An elegant piece of constrained writing over at The Virtual World today.


Enter Invisible

Sarabande has officially announced Catherine Wing's book, Enter Invisible. The description may sound excessive, but it's all true. I don't know if I can wait until October.

The City of Dreadful Night

Thinking about things I've read years ago reminded me of James Thomson. This is the 19th century Thomson, not the nice pastoral 18th century James Thomson. I remember coming across a reference to The City of Dreadful Night in an anthology and immediately rushing to the library. I may have read it all in one sitting. I was the first person to check the book out since 1920 something or other. Here's an excerpt to add a little shadow to the July sun:

The City is of Night; perchance of Death
   But certainly of Night; for never there
Can come the lucid morning's fragrant breath
   After the dewy dawning's cold grey air:
The moon and stars may shine with scorn or pity
The sun has never visited that city,
   For it dissolveth in the daylight fair.

Constraint of the Month

The constraint of the month over at Oulipo.net is the villanelle. It's a reminder that Oulipians are formalists, though in a profound and serious way that the current gang of neoformalists just doesn't get.

You can read a Babelfish translation of the page to get the gist of the historical note at the end. And, as the note points out, the best known villanelle in English is Dylan Thomas's "Do Not Go Gentle into That Good Night."

The first time I was aware of the form was a summer spent reading Joyce (everything except Finnegan's Wake). I remember coming across Stephen Daedulus's villanelle in Portrait of the Artist and being unimpressed. What did impress me at the time was Stephen's astounding mixture of desire, arrogance, uncertainty, and self-loathing—things I could immediately recognize in myself.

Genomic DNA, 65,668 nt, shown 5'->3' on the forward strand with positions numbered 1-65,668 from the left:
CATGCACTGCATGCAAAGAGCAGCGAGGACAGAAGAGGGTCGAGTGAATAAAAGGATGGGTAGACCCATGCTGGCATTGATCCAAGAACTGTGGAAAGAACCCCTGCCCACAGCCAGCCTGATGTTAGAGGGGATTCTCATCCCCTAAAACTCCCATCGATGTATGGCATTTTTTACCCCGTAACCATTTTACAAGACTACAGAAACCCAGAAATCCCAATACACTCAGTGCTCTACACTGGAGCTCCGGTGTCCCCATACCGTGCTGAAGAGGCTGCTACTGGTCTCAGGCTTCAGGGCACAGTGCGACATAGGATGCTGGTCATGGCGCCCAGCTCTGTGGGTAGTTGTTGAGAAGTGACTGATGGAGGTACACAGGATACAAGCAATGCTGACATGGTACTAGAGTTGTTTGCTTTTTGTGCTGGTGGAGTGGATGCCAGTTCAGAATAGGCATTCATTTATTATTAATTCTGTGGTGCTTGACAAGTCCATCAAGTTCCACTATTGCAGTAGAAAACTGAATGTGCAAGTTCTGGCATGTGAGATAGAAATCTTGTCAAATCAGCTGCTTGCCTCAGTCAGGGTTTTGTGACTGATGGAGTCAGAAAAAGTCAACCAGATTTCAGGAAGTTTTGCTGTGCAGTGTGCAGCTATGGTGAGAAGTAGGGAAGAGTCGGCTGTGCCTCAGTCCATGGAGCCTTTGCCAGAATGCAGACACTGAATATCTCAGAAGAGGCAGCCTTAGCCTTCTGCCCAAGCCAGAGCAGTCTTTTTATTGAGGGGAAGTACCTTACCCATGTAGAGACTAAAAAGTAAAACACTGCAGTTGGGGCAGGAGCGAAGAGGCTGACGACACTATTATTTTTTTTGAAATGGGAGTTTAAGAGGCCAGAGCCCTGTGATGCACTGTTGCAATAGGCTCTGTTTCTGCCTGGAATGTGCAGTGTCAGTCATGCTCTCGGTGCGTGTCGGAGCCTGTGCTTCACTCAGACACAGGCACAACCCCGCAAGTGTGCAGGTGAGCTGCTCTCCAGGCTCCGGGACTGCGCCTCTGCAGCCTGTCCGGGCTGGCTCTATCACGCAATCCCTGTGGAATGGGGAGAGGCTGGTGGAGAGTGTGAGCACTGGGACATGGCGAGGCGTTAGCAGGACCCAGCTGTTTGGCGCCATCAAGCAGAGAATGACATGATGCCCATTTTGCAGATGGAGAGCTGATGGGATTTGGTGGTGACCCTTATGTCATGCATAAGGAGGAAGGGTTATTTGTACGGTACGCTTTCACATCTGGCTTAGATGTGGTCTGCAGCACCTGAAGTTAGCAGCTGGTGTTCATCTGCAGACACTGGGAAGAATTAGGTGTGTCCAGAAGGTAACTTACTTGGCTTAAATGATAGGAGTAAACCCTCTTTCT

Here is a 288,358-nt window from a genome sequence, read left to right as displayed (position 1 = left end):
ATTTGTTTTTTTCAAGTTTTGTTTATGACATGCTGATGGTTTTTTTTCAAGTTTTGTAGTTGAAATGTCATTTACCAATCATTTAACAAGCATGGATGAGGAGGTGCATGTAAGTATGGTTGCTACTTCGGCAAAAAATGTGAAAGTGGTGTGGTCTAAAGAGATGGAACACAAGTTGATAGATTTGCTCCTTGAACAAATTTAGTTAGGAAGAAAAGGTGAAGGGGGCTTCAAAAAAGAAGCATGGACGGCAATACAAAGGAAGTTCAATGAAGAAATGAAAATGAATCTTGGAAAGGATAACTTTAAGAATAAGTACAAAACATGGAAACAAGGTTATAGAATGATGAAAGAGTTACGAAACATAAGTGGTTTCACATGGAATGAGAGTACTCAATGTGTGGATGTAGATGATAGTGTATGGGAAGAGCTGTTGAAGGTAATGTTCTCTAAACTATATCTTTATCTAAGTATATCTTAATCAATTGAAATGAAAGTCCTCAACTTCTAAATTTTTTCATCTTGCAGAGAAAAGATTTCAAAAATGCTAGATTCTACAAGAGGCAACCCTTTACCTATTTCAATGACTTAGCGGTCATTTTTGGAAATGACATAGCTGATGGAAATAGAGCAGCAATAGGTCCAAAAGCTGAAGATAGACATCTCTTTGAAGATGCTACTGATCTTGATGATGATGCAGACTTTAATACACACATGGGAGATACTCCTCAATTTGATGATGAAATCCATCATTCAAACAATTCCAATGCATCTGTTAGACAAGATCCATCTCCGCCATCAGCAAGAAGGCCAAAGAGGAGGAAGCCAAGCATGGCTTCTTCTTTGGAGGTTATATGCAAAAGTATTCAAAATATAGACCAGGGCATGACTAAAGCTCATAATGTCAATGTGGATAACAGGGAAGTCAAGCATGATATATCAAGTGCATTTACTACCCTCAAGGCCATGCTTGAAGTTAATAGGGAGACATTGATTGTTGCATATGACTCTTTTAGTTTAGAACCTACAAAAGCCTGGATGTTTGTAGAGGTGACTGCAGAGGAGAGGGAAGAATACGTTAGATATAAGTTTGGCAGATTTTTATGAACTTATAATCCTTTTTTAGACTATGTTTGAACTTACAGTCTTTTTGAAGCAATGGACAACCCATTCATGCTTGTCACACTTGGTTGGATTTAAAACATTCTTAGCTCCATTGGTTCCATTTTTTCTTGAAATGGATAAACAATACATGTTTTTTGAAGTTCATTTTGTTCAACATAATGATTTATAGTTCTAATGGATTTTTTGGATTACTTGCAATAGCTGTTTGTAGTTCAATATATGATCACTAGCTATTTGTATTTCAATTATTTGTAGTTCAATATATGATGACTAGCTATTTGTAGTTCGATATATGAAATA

Radmila Lazic


I flew the coop.
I hopped away like a squirrel.
When summer came in its sandals,
I put on mine.

I stood on heels as thin as needles
That pierce the heart.
There had been enough deadly wounds.
Enough wars between countries.
I swallowed all kinds of tiny pills.
Black warts grew everywhere on me.

I no longer want to be a rose in someone's lapel,
Someone's life jacket,
A hole in someone's shoe,
Nor the shoe that pinches.

I sharpen a pencil to a point.
I don't need anyone to sit next to me
Waiting for me to throw him a glance
Like a gnawed bone to a hungry dog.
I don't want anyone to snore next to me
Like a choir of saws in a forest
While I drill the ceiling with my eyes all night long.

Like a crust of bread to an infant
I need my hours for myself
To rub the gums where teeth will grow
With which to bite what once bit me.

I won't share my solitude with anyone.
I came to know the bliss of departure.

—from A Wake for the Living, trans. Charles Simic


There's an obituary for pianist Grete Sultan in today's NY Times. (Use bugmenot.com to get past the annoying login.) It's the first time I've heard of her, though I wish I'd heard of her before. Two things about the obit, though.

First, it talks about the range of her musical taste as if loving and recording the Goldberg Variations and being a mentor to John Cage are somehow contradictory. They aren't, and it's just silly to think that they are. Common, but silly.

Second, the obituary ends with "She leaves no immediate survivors." I understand the form of obituary, but my God. To read the obituary is to know that she has a world full of survivors, even if none of them are blood relatives.

Seattle Surrealist Group

See their website. I'm very pleased that we (Floating Bridge Press) are publishing a couple pieces in Pontoon by one of their members, Martin Marriott.